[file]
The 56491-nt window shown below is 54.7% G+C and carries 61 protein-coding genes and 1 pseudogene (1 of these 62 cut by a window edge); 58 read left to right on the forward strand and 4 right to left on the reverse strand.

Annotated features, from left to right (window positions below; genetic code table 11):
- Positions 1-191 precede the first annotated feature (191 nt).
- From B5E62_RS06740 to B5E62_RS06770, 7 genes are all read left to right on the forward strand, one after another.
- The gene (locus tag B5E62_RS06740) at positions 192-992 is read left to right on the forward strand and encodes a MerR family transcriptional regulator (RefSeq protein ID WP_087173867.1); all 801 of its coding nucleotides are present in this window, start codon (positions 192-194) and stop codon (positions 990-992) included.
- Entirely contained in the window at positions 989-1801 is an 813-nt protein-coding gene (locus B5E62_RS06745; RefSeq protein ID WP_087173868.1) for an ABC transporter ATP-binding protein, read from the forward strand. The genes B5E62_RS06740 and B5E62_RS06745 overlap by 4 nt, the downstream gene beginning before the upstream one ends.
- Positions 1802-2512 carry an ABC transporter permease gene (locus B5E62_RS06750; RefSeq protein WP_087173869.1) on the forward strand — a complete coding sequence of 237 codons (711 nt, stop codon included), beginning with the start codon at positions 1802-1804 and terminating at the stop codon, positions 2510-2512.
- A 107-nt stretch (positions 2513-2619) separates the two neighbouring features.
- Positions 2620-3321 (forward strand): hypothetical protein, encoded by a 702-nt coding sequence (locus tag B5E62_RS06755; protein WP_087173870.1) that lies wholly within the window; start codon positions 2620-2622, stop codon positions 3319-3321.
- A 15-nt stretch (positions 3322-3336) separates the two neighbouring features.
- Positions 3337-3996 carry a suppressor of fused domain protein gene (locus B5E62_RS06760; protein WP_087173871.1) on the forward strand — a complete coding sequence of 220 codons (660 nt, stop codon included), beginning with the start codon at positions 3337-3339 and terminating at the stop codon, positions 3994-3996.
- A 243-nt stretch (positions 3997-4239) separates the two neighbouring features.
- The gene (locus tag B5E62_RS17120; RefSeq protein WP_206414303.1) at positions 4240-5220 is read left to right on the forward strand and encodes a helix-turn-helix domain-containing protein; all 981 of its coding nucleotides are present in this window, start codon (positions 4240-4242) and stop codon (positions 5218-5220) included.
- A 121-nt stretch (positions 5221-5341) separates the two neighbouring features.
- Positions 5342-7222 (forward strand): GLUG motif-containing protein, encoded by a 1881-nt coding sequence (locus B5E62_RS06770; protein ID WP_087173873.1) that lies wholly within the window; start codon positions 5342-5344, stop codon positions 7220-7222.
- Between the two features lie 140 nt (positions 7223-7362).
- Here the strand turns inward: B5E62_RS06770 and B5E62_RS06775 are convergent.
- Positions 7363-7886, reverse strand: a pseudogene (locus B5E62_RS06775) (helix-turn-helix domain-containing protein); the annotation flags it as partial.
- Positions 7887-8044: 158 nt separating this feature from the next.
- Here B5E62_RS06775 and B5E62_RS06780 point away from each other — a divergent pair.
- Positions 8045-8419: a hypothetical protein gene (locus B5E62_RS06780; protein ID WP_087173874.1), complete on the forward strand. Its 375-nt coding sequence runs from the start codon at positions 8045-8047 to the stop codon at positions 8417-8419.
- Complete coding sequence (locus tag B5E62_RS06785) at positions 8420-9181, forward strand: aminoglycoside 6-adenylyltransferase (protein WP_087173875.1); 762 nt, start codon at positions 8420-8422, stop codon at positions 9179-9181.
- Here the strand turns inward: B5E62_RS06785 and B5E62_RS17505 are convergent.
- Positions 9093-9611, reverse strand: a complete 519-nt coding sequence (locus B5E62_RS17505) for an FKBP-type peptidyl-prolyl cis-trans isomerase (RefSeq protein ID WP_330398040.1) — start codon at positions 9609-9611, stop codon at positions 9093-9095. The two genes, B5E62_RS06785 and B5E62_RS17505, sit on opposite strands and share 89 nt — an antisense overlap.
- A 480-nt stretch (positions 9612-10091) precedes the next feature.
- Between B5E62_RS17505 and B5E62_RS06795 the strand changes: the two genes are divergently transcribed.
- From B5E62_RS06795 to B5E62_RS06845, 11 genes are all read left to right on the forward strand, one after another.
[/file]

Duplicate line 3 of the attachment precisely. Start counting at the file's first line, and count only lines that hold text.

- Positions 1-191 precede the first annotated feature (191 nt).